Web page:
Hey Greenpoint history nerds! Welcome to the second installment of “Do the Time Warp!” This post will check in with Greenpoint’s industrial past, when Newtown Creek was mightier than the Mississippi, and instead of a BQX trolly, Greenpointers were united in their demand for “a marginal railroad which shall extend all along the Brooklyn Waterfront from Bay Ridge to Newtown Creek, with spurs into all of the big factories.” Continue reading
North Brooklyn History
The Weeksville Heritage Center, a multidisciplinary museum dedicated to preserving the history of Weeksville, a self-supporting 19th century free black community in what is now Crown Heights, has a “5th of July Resource Center for Self-Determination and Freedom.”
This 5th of July, I’d like to honor that project by taking a look at Abolitionist Williamsburg. In the 1840s and 1850s, Williamsburg was home to Brooklyn’s second largest African American community, and was a hotbed of the Abolitionist movement. Continue reading
Greenpoint is well known for its Polish herritage, but New York’s Basque community also calls Greenpoint home. Since 1973, Euzko-Etxea, the Basque Club of New York, has maintained its headquarters at 307 Eckford Street. The group’s mission is to preserve Basque culture in the lives of immigrants and their descendants, and to share Basque culture and heritage with the community at large. To that end, Euzko-Etxea and offers Basque language classes, traditional Basque dancing, and pintxos (or tapas) on special occasions at the converted two story church on Eckford Street. Continue reading
Martin Scorsese acquired the rights to Gangs of New York, Herbert Ashbery’s 1927 history of Gotham’s urban underworld, in 1979. The movie focuses on the murderous mayhem of mid-19th century Five Points, but 1970s New York City was itself a study in violence. Bloodshed was so prevalent here in North Brooklyn that Luis Garten Acosta, founder of the local outreach program El Puente, dubbed the area “The Killing Fields.”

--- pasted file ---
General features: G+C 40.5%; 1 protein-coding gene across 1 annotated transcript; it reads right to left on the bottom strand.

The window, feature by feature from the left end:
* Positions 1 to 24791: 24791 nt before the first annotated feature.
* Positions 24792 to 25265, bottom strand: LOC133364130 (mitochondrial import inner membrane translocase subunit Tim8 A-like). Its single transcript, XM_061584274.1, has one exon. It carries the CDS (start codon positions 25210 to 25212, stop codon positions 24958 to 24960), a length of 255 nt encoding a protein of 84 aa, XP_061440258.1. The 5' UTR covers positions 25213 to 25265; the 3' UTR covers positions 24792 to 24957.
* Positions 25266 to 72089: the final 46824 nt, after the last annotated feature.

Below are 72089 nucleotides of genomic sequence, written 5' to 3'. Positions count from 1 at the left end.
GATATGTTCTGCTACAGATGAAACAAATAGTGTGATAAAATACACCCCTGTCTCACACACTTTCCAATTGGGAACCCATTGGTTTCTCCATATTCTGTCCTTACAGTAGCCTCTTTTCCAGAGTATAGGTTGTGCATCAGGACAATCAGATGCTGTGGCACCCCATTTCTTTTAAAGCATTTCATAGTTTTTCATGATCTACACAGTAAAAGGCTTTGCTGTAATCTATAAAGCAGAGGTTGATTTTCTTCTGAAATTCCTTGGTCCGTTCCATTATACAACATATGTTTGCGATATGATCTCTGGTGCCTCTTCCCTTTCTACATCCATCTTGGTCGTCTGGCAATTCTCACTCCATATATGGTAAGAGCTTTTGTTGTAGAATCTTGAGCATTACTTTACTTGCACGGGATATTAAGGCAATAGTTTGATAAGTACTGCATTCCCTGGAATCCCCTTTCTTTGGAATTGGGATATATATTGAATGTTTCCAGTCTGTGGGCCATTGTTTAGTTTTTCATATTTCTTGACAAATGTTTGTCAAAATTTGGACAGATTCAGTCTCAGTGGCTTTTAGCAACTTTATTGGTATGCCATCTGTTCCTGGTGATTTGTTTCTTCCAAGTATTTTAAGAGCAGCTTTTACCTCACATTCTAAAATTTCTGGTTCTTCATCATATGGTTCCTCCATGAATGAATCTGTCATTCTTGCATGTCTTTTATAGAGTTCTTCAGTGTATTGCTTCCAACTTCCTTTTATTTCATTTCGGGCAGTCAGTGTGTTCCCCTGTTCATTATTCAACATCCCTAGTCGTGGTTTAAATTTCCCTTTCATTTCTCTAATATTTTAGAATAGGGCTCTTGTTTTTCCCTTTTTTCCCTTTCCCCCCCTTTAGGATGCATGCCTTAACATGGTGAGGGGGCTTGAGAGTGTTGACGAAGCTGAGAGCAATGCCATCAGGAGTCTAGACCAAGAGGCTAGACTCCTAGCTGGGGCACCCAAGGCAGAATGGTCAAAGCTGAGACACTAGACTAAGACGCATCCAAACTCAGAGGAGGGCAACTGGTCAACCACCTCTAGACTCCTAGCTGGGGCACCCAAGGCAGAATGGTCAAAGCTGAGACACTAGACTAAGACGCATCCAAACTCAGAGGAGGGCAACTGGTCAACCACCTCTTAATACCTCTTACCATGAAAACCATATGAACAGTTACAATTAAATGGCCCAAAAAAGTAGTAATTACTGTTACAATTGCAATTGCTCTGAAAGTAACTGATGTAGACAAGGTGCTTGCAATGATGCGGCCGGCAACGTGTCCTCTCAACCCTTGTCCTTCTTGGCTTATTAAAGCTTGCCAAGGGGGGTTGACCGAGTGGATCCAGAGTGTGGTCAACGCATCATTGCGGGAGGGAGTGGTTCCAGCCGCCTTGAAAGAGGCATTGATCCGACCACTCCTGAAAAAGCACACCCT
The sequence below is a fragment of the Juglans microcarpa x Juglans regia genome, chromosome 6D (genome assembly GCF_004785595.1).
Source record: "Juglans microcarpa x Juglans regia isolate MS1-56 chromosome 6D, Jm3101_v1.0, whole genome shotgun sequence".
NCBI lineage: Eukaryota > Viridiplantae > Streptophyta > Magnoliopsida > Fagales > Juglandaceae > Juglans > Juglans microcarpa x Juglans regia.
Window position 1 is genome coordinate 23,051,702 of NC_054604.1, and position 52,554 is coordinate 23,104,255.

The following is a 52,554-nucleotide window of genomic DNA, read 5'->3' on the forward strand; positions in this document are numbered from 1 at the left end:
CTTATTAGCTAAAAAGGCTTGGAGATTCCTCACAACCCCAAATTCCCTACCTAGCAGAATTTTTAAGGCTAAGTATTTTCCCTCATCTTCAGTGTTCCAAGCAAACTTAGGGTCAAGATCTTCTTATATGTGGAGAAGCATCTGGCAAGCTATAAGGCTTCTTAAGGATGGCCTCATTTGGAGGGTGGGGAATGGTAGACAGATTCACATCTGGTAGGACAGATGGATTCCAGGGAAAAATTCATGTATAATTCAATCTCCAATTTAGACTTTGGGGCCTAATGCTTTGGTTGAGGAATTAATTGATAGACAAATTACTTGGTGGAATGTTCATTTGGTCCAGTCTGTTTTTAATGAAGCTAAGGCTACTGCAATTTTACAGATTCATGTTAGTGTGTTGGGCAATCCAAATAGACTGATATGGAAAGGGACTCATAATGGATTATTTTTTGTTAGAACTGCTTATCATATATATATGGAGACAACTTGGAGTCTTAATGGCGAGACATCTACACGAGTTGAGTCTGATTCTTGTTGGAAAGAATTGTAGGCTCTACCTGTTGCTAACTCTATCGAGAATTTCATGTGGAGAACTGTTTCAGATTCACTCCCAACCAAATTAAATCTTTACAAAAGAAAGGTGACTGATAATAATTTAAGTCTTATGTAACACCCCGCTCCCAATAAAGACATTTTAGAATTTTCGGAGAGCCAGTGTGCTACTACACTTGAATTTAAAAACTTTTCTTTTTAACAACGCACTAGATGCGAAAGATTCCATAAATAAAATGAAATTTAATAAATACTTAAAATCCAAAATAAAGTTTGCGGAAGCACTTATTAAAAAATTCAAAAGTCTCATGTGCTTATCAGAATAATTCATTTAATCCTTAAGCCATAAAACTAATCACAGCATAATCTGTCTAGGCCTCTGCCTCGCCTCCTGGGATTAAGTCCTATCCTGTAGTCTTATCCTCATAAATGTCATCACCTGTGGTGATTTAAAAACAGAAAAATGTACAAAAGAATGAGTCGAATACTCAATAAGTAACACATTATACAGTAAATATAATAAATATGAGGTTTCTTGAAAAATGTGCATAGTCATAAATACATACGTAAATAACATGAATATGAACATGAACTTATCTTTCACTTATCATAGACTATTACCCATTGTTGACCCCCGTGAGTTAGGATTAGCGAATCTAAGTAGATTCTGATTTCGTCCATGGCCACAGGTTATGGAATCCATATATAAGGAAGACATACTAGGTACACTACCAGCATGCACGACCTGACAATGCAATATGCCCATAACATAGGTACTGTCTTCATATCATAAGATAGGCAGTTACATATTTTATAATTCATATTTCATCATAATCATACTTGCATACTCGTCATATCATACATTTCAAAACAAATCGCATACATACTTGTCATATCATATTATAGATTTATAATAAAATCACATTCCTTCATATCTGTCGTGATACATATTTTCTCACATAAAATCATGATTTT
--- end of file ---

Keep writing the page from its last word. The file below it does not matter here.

Pre-eminent New York City History podcasters The Bowery Boys unearthed a map produced in 1974 by the New York Times which plots the territory of “youth gangs” in ’70s North Brooklyn. In all, reported the Times, the NYPD had identified 48 gangs in the area with a total membership of 2,500. The police also held that six of those gangs were “responsible for more than half of the criminal gang activity in Northern Brooklyn.” Greenpoint in particular was home turf for the Sinners, the Mad Caps and the Sons of Devils. Continue reading
Greenpoint historian Geoff Cobb has already graced us with two excellent titles, Greenpoint Brooklyn’s Forgotten Past, and The King of Greenpoint Peter McGuinness: The Amazing Story of Greenpoint’s Most Colorful Character. Now he’s back with a third volume.
Help celebrate the publication of The Rise and Fall of the Sugar King: A History of Williamsburg, Brooklyn 1844-1909 at the book’s launch party next Tuesday (11/14). The event will be held in the Pencil Factory at Gallery AWA (61 Greenpoint Avenue #306) from 7-9pm.
What: Book Launch, The Rise and Fall of the Sugar King by Geoff Cobb
When: Tuesday, November 14, 7-9pm
Where: Gallery AWA, 61 Greenpoint Avenue #306
Who: Everyone! The event is free and open to the public
In the late 19th and early 20th centuries, North Brooklyn was the largest place for refining sugar in the world and Brooklyn’s largest industry. Although Williamsburg refined far more sugar than Greenpoint, the Havemeyer refinery at 85 Commercial Street on Newtown Creek was one of the most important American sugar refineries and was the scene of a near riot when the refinery’s workers fought for better conditions in 1886.
The members of the Havemeyer family were the crown princes of sugar. Multi-millionaire Henry Havemeyer formed an illegal cartel of sugar refiners around the United States that blocked competition, colluded to lower the amount of sugar refined and raised the price to consumers, while making all the refiners in the cartel spectacularly rich. He used his vast sugar money to buy a thousand pieces of art, which later became the basis of the Metropolitan Museum of Art’s collection. Continue reading